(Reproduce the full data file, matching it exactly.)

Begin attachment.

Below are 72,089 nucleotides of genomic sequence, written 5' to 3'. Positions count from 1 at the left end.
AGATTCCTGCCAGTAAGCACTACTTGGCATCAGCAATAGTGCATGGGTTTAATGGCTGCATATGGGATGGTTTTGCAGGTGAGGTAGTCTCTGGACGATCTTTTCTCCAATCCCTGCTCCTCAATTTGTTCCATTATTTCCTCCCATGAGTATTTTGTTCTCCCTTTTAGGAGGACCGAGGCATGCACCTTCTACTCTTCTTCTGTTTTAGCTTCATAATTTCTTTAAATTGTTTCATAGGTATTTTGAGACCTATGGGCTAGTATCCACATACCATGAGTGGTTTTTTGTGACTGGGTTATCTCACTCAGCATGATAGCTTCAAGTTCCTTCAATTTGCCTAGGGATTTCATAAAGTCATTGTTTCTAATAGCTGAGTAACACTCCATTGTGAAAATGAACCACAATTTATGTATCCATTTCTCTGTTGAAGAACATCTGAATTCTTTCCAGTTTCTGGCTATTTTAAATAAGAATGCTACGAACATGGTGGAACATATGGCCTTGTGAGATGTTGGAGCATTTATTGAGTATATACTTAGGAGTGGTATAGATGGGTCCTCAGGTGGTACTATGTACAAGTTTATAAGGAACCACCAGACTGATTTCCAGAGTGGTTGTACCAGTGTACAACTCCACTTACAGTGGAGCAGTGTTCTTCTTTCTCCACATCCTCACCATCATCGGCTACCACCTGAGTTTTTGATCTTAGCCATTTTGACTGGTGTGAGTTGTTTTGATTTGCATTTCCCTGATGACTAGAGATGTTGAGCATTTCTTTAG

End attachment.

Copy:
Below are 72,089 nucleotides of genomic sequence, written 5' to 3'. Positions count from 1 at the left end.
AGATTCCTGCCAGTAAGCACTACTTGGCATCAGCAATAGTGCATGGGTTTAATGGCTGCATATGGGATGGTTTTGCAGGTGAGGTAGTCTCTGGACGATCTTTTCTCCAATCCCTGCTCCTCAATTTGTTCCATTATTTCCTCCCATGAGTATTTTGTTCTCCCTTTTAGGAGGACCGAGGCATGCACCTTCTACTCTTCTTCTGTTTTAGCTTCATAATTTCTTTAAATTGTTTCATAGGTATTTTGAGACCTATGGGCTAGTATCCACATACCATGAGTGGTTTTTTGTGACTGGGTTATCTCACTCAGCATGATAGCTTCAAGTTCCTTCAATTTGCCTAGGGATTTCATAAAGTCATTGTTTCTAATAGCTGAGTAACACTCCATTGTGAAAATGAACCACAATTTATGTATCCATTTCTCTGTTGAAGAACATCTGAATTCTTTCCAGTTTCTGGCTATTTTAAATAAGAATGCTACGAACATGGTGGAACATATGGCCTTGTGAGATGTTGGAGCATTTATTGAGTATATACTTAGGAGTGGTATAGATGGGTCCTCAGGTGGTACTATGTACAAGTTTATAAGGAACCACCAGACTGATTTCCAGAGTGGTTGTACCAGTGTACAACTCCACTTACAGTGGAGCAGTGTTCTTCTTTCTCCACATCCTCACCATCATCGGCTACCACCTGAGTTTTTGATCTTAGCCATTTTGACTGGTGTGAGTTGTTTTGATTTGCATTTCCCTGATGACTAGAGATGTTGAGCATTTCTTTAG